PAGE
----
Accurate, complete provider: a search for the holy grail

A payer’s ability to succeed in the space of provider data accuracy is limited by multiple factors including conflicting regulations, system limitations and a lack of input from the provider community. While payers often find solutions to work through conflicting regulations and system limitations, they have a heavy dependency on providers for the data itself. Obtaining an accurate and complete data set from each provider is so challenging that many payers have moved to a “whatever we can get” mindset where they willingly accept the provider’s information in whatever state it can be provided in. The lack of updates and inconsistent formatting from provider’s exacerbate data entry errors impacting consumers.

Payers and providers alike talk of the benefits to a national central repository to reduce administrative burden and theoretically improve quality, yet without a mandate from regulators, it has never come to fruition on a national scale. California State Bill 137 tried centralizing and standardizing provider directory requirements, but 7 years after signing the law, no measurable improvement to the consumer experience has been achieved. While in theory, building a central repository for provider directory data has its merits, buy-in from the provider community and a commitment to regularly update their data is critical for success.

While one might think that provider directory data isn’t very volatile and hard to maintain, 2021 research by LexisNexis®Risk Solutions shows approximately 33,000 provider addresses, 1,750 phone numbers and 3,300 names change every week across all providers in the US. Even harder to track than addresses, phone numbers and names are the accepting new patient indicators which can change daily at the provider level, at the address level and at the network level (Medicare HMO, Commercial PPO, etc.). Knowing that this specific indicator is a key factor in displaying a provider in a payer’s directory due to regulations, its lack of maintenance can be quite impactful to the consumer’s experience. With this level of volatility in the data set, payers are constantly chasing a moving target and regretfully falling short.

One pervasive issue driving down the accuracy of provider directories stems from the provider community’s tendency to over attribute which physicians are at which locations to hedge their bets with claim payment activities. Getting paid by the insurer is the primary concern in the provider’s relationship with the payer. Because many claim payment systems require a pre-existing link between the physician and the service location, providers have learned that attributing every physician to each practice location drives the highest success rates for claim payment. This practice of over attribution also has the added benefit to providers who are looking to reduce the administrative burden of tracking which physicians are operating out of which locations and when. When payers use the same system for claim payment and provider directories, this results in displaying providers at locations incorrectly, driving down the consumer experience and impeding a payer’s ability to meet directory accuracy standards.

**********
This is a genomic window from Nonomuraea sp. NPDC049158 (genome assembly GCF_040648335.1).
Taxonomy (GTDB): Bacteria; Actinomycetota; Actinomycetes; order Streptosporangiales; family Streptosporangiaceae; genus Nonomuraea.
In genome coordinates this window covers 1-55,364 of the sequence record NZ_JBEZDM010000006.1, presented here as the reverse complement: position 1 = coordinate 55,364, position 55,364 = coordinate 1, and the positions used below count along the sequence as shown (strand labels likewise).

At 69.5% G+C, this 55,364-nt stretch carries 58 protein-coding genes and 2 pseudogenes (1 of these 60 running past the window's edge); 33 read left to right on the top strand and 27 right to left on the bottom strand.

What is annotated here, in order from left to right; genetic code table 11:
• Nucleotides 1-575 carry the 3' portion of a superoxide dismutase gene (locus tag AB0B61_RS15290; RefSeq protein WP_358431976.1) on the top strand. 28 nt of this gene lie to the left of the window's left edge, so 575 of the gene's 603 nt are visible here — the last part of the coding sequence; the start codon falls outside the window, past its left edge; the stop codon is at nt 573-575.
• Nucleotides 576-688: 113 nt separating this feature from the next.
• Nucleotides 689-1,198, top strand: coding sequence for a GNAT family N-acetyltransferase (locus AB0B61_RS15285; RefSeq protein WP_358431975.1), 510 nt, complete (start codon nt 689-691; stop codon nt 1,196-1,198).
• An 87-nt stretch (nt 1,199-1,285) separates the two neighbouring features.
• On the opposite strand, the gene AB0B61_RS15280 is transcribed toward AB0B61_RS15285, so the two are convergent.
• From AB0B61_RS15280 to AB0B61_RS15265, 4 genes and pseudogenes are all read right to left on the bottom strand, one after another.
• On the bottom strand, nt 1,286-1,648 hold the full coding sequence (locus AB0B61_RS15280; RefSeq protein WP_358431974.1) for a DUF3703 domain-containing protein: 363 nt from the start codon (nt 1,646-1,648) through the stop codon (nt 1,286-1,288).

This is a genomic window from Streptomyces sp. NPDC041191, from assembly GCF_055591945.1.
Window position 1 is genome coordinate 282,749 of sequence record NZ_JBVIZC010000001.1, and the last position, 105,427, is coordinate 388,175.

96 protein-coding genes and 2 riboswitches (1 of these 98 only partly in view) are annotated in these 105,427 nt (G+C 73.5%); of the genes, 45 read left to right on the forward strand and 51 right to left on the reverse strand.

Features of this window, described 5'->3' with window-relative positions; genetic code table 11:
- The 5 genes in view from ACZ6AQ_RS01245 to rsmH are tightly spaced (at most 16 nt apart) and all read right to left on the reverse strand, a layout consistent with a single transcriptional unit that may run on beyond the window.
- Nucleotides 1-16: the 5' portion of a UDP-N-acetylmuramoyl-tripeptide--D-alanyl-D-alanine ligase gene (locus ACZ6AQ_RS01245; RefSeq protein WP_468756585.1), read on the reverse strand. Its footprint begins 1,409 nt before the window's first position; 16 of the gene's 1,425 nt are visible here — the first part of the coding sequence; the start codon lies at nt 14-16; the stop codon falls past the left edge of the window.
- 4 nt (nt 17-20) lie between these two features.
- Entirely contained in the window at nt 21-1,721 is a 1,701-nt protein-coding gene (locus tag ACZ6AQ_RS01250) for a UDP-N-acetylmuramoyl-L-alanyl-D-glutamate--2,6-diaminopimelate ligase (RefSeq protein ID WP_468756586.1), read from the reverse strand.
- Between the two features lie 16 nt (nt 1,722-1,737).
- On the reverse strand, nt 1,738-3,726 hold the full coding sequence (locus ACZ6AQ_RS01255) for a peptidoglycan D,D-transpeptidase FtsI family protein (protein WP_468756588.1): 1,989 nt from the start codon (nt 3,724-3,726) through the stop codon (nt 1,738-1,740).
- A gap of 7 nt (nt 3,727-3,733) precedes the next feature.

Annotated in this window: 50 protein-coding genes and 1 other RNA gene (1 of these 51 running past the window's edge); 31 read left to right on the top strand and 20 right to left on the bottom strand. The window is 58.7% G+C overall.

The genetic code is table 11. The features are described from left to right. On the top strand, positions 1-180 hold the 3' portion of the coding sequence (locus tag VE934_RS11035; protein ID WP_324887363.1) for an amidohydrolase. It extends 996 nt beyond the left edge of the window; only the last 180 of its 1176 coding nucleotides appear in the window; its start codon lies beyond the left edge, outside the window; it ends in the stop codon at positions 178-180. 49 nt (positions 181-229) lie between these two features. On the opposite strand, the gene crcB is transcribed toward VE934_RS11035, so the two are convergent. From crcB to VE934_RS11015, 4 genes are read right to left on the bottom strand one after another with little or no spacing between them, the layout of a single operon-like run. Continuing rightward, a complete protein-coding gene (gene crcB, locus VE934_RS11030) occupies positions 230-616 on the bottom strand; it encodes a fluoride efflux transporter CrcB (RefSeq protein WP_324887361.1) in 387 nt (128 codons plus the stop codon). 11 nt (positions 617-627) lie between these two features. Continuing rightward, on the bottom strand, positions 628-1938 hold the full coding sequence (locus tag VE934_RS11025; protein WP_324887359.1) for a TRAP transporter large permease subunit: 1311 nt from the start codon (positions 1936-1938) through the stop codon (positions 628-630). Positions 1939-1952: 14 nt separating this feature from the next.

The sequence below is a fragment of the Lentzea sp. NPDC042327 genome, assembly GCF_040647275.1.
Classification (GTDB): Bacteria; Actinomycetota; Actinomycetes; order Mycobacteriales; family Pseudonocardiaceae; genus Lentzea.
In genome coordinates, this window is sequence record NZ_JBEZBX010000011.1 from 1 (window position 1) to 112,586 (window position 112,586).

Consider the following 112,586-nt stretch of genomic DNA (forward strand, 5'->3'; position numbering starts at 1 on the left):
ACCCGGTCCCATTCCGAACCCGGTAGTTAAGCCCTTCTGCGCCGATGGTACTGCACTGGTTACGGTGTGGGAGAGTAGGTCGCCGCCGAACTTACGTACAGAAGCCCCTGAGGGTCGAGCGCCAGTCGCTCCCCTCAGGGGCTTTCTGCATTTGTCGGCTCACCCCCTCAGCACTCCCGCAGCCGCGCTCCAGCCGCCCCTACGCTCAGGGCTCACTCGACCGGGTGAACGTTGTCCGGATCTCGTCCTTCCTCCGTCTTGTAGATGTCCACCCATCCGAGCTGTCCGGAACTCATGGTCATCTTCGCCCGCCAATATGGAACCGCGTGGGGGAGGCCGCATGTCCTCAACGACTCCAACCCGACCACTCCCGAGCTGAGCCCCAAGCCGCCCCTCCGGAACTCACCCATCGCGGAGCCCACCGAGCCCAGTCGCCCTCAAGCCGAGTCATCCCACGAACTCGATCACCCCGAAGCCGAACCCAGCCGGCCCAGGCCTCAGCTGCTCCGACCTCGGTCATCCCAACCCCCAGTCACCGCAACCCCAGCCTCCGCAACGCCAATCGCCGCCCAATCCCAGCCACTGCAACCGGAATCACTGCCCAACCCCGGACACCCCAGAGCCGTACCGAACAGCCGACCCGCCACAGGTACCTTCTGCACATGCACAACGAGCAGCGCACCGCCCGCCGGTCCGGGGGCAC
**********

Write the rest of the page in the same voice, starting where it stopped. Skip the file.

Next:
The consumer experience is top of mind across the industry, but regulators are off the mark with their “90-day verification” mandate in the No Surprises Act. They’ve created an additional administrative burden for both payers and providers that will likely see a high volume of non-compliance unless the final rule institutes heavy penalties for both payers and providers. Consumer frustration will remain high because the primary need to see if the provider they’ve chosen is accepting their insurance via the payer-provider directory remains a gap. Regulators should spend time understanding the trend of the industry to move to healthcare IT companies and search engines for finding care as the better solution. Furthermore, payers should support the healthcare IT companies and search engines with indicators to display the plan participation status of a provider building a one-stop shop quality experience for the consumer.

Lianne Eberle brings over 8 years of experience with payers from her previous role with Anthem, Inc. As a previous customer and key stakeholder to LexisNexis Risk Solutions, Lianne is uniquely positioned to lead the PDIS strategy and help us usher in some of the enhancements and new innovations we have prioritized for this suite of solutions.